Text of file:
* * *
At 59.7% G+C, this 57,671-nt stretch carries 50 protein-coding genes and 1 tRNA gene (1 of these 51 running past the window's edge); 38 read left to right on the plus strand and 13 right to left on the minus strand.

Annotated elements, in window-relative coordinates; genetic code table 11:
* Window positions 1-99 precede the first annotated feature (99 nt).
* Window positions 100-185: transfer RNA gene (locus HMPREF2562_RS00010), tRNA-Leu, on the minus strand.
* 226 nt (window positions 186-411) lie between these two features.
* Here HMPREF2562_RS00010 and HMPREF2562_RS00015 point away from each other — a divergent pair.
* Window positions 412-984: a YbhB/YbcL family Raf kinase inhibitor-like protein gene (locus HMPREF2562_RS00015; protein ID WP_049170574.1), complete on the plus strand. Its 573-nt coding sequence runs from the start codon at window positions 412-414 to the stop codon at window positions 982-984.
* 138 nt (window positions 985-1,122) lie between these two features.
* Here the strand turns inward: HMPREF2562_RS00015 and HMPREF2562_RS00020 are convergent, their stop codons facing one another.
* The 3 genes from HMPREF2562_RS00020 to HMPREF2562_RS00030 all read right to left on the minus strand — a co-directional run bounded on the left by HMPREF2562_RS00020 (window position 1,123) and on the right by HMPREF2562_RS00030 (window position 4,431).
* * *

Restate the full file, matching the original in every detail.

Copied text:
At 59.7% G+C, this 57,671-nt stretch carries 50 protein-coding genes and 1 tRNA gene (1 of these 51 running past the window's edge); 38 read left to right on the plus strand and 13 right to left on the minus strand.

Annotated elements, in window-relative coordinates; genetic code table 11:
* Window positions 1-99 precede the first annotated feature (99 nt).
* Window positions 100-185: transfer RNA gene (locus HMPREF2562_RS00010), tRNA-Leu, on the minus strand.
* 226 nt (window positions 186-411) lie between these two features.
* Here HMPREF2562_RS00010 and HMPREF2562_RS00015 point away from each other — a divergent pair.
* Window positions 412-984: a YbhB/YbcL family Raf kinase inhibitor-like protein gene (locus HMPREF2562_RS00015; protein ID WP_049170574.1), complete on the plus strand. Its 573-nt coding sequence runs from the start codon at window positions 412-414 to the stop codon at window positions 982-984.
* 138 nt (window positions 985-1,122) lie between these two features.
* Here the strand turns inward: HMPREF2562_RS00015 and HMPREF2562_RS00020 are convergent, their stop codons facing one another.
* The 3 genes from HMPREF2562_RS00020 to HMPREF2562_RS00030 all read right to left on the minus strand — a co-directional run bounded on the left by HMPREF2562_RS00020 (window position 1,123) and on the right by HMPREF2562_RS00030 (window position 4,431).